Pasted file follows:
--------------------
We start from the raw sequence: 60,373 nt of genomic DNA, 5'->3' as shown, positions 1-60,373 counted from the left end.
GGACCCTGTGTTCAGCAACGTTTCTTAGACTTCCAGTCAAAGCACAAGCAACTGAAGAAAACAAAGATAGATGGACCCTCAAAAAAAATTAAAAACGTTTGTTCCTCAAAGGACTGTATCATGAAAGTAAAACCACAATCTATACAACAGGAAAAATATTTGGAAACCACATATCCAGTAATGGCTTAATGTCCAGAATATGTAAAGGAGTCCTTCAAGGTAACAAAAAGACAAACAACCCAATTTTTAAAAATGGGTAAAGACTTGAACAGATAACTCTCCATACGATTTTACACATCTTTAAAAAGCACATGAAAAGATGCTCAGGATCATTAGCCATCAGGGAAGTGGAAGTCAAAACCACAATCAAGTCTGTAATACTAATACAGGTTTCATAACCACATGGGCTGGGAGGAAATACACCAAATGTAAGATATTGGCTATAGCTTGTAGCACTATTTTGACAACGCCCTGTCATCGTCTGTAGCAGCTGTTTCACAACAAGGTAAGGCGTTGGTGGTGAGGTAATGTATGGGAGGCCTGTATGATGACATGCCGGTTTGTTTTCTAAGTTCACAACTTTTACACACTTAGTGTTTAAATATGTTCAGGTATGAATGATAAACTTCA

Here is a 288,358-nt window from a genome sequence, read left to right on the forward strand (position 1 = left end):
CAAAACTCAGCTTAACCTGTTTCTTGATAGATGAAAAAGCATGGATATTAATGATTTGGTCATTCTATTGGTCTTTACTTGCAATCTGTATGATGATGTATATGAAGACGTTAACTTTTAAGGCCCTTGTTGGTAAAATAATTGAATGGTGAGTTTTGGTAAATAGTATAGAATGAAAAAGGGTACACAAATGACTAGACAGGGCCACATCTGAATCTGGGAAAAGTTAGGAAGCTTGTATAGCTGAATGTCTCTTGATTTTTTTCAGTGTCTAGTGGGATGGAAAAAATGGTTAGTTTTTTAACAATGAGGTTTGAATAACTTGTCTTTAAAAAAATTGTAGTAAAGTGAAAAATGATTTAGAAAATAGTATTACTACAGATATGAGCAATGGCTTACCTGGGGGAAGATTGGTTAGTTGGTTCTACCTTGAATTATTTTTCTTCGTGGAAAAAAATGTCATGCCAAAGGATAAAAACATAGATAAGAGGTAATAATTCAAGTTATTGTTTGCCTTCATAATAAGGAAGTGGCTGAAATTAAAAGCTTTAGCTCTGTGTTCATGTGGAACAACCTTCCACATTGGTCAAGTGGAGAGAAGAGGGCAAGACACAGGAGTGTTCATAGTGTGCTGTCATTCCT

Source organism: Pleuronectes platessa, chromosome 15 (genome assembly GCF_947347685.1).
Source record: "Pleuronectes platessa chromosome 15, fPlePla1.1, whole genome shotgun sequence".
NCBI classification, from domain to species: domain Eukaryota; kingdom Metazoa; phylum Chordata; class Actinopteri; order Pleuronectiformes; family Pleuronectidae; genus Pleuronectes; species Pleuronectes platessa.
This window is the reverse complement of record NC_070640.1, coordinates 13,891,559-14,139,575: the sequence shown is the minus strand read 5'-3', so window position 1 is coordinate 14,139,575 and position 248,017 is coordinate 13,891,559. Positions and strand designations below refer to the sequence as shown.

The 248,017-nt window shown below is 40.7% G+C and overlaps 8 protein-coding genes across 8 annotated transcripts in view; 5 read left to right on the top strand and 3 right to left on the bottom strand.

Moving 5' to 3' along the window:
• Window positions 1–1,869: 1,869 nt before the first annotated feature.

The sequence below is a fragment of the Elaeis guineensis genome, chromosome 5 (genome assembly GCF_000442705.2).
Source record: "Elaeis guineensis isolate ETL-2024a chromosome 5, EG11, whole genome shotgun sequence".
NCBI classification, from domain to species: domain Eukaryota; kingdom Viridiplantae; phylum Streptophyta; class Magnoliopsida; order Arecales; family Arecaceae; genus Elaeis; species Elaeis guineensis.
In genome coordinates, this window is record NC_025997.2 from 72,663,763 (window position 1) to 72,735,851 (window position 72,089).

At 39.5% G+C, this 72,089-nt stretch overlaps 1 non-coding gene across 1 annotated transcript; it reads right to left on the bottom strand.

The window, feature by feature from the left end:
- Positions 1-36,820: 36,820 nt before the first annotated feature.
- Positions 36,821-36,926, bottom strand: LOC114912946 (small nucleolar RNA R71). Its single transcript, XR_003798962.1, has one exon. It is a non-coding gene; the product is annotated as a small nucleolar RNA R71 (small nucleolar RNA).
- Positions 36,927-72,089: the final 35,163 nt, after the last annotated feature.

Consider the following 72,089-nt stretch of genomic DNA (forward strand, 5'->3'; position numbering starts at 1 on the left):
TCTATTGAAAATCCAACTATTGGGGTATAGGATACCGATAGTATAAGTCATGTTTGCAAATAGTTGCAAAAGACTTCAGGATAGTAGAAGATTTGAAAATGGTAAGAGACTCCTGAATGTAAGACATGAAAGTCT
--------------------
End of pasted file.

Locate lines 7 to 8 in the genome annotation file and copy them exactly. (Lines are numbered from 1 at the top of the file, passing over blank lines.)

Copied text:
NCBI classification, from domain to species: domain Eukaryota; kingdom Metazoa; phylum Chordata; class Actinopteri; order Pleuronectiformes; family Pleuronectidae; genus Pleuronectes; species Pleuronectes platessa.
This window is the reverse complement of record NC_070640.1, coordinates 13,891,559-14,139,575: the sequence shown is the minus strand read 5'-3', so window position 1 is coordinate 14,139,575 and position 248,017 is coordinate 13,891,559. Positions and strand designations below refer to the sequence as shown.